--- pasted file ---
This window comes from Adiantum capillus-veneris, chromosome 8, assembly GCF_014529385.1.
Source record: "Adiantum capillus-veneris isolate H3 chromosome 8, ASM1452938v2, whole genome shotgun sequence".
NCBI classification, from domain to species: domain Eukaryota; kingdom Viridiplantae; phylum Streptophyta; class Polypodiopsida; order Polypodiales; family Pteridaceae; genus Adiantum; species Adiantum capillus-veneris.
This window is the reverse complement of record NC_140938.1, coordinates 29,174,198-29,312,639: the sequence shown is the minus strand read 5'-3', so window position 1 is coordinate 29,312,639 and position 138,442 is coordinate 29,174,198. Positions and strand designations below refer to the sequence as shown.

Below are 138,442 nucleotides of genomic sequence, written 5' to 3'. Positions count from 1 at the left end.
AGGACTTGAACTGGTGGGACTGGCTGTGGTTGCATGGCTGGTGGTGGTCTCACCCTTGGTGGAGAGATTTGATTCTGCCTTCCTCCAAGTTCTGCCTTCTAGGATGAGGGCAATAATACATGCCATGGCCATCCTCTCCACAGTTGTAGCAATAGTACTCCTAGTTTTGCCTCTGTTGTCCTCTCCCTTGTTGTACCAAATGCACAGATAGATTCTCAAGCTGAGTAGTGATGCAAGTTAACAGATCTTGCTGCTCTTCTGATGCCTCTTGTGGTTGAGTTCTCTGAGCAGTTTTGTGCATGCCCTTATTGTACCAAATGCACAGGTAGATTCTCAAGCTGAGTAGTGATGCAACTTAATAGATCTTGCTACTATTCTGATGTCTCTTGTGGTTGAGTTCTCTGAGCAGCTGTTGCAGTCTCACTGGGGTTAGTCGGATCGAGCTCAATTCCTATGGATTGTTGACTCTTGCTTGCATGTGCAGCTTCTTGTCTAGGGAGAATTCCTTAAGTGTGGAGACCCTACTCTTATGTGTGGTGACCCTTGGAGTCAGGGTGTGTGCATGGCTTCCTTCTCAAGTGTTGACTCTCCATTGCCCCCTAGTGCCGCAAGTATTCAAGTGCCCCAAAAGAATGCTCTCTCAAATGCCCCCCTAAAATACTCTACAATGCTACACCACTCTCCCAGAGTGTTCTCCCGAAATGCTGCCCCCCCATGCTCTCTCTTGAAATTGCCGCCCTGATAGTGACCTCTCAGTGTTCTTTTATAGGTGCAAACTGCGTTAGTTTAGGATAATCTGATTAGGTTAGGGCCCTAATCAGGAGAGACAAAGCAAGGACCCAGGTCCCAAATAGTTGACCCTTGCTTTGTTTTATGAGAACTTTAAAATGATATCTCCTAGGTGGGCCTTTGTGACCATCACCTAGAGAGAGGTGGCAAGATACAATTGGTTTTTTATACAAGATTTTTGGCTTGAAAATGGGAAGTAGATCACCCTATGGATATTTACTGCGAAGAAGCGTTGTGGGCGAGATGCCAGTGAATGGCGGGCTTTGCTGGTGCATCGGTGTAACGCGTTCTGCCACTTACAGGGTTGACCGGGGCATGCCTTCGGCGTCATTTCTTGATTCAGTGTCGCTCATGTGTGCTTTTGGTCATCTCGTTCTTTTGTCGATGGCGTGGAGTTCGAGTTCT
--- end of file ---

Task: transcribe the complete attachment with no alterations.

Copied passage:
This window comes from Adiantum capillus-veneris, chromosome 8, assembly GCF_014529385.1.
Source record: "Adiantum capillus-veneris isolate H3 chromosome 8, ASM1452938v2, whole genome shotgun sequence".
NCBI classification, from domain to species: domain Eukaryota; kingdom Viridiplantae; phylum Streptophyta; class Polypodiopsida; order Polypodiales; family Pteridaceae; genus Adiantum; species Adiantum capillus-veneris.
This window is the reverse complement of record NC_140938.1, coordinates 29,174,198-29,312,639: the sequence shown is the minus strand read 5'-3', so window position 1 is coordinate 29,312,639 and position 138,442 is coordinate 29,174,198. Positions and strand designations below refer to the sequence as shown.

Below are 138,442 nucleotides of genomic sequence, written 5' to 3'. Positions count from 1 at the left end.
AGGACTTGAACTGGTGGGACTGGCTGTGGTTGCATGGCTGGTGGTGGTCTCACCCTTGGTGGAGAGATTTGATTCTGCCTTCCTCCAAGTTCTGCCTTCTAGGATGAGGGCAATAATACATGCCATGGCCATCCTCTCCACAGTTGTAGCAATAGTACTCCTAGTTTTGCCTCTGTTGTCCTCTCCCTTGTTGTACCAAATGCACAGATAGATTCTCAAGCTGAGTAGTGATGCAAGTTAACAGATCTTGCTGCTCTTCTGATGCCTCTTGTGGTTGAGTTCTCTGAGCAGTTTTGTGCATGCCCTTATTGTACCAAATGCACAGGTAGATTCTCAAGCTGAGTAGTGATGCAACTTAATAGATCTTGCTACTATTCTGATGTCTCTTGTGGTTGAGTTCTCTGAGCAGCTGTTGCAGTCTCACTGGGGTTAGTCGGATCGAGCTCAATTCCTATGGATTGTTGACTCTTGCTTGCATGTGCAGCTTCTTGTCTAGGGAGAATTCCTTAAGTGTGGAGACCCTACTCTTATGTGTGGTGACCCTTGGAGTCAGGGTGTGTGCATGGCTTCCTTCTCAAGTGTTGACTCTCCATTGCCCCCTAGTGCCGCAAGTATTCAAGTGCCCCAAAAGAATGCTCTCTCAAATGCCCCCCTAAAATACTCTACAATGCTACACCACTCTCCCAGAGTGTTCTCCCGAAATGCTGCCCCCCCATGCTCTCTCTTGAAATTGCCGCCCTGATAGTGACCTCTCAGTGTTCTTTTATAGGTGCAAACTGCGTTAGTTTAGGATAATCTGATTAGGTTAGGGCCCTAATCAGGAGAGACAAAGCAAGGACCCAGGTCCCAAATAGTTGACCCTTGCTTTGTTTTATGAGAACTTTAAAATGATATCTCCTAGGTGGGCCTTTGTGACCATCACCTAGAGAGAGGTGGCAAGATACAATTGGTTTTTTATACAAGATTTTTGGCTTGAAAATGGGAAGTAGATCACCCTATGGATATTTACTGCGAAGAAGCGTTGTGGGCGAGATGCCAGTGAATGGCGGGCTTTGCTGGTGCATCGGTGTAACGCGTTCTGCCACTTACAGGGTTGACCGGGGCATGCCTTCGGCGTCATTTCTTGATTCAGTGTCGCTCATGTGTGCTTTTGGTCATCTCGTTCTTTTGTCGATGGCGTGGAGTTCGAGTTCT